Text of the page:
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Navicular in Jumping Horses

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  • Is bone spurs in horses hereditary
  • Class iii x-ray navicular bone horse

 
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    03-12-2011, 01:49 AM
  #11
Trained
Quote:
Originally Posted by bubba13    
And I would not breed her, since there definitely is a genetic component to navicular, or at the very least to conformational attributes that contribute the the eventual development of navicular.
Given my comments above on that factor and also that I agree that 'navicular' is a very ambiguous lable, interested to learn more about the definite genetic component & conformational attributes?
     
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    03-12-2011, 02:08 AM
  #12
Showing
I just wanted to chime in and mention that a diagnosis of navicular changes isn't always a life ending, or even a career ending statement. I am, by no means, an expert on the subject but I do have a bit of experience with it. Many horses, especially so young, that are given time to recuperate and their feet are kept meticulously can go on to lead very productive and competitive lives even with navicular.

My old guy Flash was diagnosed as a 5 year old but with some time off and a good farrier, he came back 100%. He spent many years as a competitive show and team roping horse and ranch horse before being claimed as my step-mom's trail partner (she was a beginner). He finally had to be retired in the fall of '07 at 23 because the arthritis in his shoulders was giving him fits and he was having some minor issues with his navicular. He was still sound for light riding, but we would often spend hours a day horseback over very rough terrain and we felt that work like that would be too rough on him.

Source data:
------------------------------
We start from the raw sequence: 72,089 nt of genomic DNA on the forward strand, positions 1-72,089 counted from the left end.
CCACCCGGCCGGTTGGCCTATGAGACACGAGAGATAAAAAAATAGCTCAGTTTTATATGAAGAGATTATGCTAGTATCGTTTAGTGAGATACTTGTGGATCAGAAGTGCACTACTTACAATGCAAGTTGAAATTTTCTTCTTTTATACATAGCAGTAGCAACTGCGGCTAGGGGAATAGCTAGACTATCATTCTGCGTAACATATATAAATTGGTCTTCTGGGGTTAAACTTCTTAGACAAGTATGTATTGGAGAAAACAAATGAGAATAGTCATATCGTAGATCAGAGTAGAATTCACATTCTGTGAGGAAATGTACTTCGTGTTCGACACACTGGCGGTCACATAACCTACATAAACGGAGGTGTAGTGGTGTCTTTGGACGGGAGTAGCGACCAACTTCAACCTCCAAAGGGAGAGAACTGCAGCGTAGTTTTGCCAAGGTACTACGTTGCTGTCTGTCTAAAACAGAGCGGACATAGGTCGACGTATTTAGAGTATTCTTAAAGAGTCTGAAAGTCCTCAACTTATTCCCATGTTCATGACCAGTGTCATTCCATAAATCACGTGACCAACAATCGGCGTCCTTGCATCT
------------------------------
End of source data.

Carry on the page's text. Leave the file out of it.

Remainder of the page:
I can't tell you why Davis didn't see it. It could have been for any reason, but either way, people make mistakes. It happens and I've learned that it doesn't help to get upset about things that are already said and done. Try to think about what to do now. Get your vet and farrier working together to figure out the best game plan for your mare and if you feel hesitant about what they suggest, don't be afraid to get a second opinion.